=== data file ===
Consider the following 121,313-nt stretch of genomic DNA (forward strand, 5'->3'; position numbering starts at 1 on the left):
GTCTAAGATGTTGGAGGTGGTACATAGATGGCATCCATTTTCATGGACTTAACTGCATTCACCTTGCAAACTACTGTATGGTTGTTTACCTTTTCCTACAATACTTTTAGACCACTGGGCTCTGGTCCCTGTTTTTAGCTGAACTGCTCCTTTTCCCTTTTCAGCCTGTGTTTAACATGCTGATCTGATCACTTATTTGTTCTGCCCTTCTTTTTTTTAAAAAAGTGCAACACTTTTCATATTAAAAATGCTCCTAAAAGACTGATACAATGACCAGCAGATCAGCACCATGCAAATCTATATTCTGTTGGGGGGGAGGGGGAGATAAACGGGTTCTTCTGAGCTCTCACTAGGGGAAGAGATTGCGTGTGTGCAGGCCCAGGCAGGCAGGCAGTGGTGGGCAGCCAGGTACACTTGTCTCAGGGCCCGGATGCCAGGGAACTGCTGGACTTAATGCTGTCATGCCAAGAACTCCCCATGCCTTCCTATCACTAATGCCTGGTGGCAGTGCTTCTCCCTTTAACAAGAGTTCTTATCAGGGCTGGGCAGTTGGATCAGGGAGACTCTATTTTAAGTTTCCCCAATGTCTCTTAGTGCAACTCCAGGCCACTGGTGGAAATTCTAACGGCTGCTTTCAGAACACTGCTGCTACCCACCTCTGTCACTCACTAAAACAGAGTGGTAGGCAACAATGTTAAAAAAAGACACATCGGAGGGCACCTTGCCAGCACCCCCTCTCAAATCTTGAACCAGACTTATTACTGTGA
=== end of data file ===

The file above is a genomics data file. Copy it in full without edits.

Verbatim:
Consider the following 121,313-nt stretch of genomic DNA (forward strand, 5'->3'; position numbering starts at 1 on the left):
GTCTAAGATGTTGGAGGTGGTACATAGATGGCATCCATTTTCATGGACTTAACTGCATTCACCTTGCAAACTACTGTATGGTTGTTTACCTTTTCCTACAATACTTTTAGACCACTGGGCTCTGGTCCCTGTTTTTAGCTGAACTGCTCCTTTTCCCTTTTCAGCCTGTGTTTAACATGCTGATCTGATCACTTATTTGTTCTGCCCTTCTTTTTTTTAAAAAAGTGCAACACTTTTCATATTAAAAATGCTCCTAAAAGACTGATACAATGACCAGCAGATCAGCACCATGCAAATCTATATTCTGTTGGGGGGGAGGGGGAGATAAACGGGTTCTTCTGAGCTCTCACTAGGGGAAGAGATTGCGTGTGTGCAGGCCCAGGCAGGCAGGCAGTGGTGGGCAGCCAGGTACACTTGTCTCAGGGCCCGGATGCCAGGGAACTGCTGGACTTAATGCTGTCATGCCAAGAACTCCCCATGCCTTCCTATCACTAATGCCTGGTGGCAGTGCTTCTCCCTTTAACAAGAGTTCTTATCAGGGCTGGGCAGTTGGATCAGGGAGACTCTATTTTAAGTTTCCCCAATGTCTCTTAGTGCAACTCCAGGCCACTGGTGGAAATTCTAACGGCTGCTTTCAGAACACTGCTGCTACCCACCTCTGTCACTCACTAAAACAGAGTGGTAGGCAACAATGTTAAAAAAAGACACATCGGAGGGCACCTTGCCAGCACCCCCTCTCAAATCTTGAACCAGACTTATTACTGTGA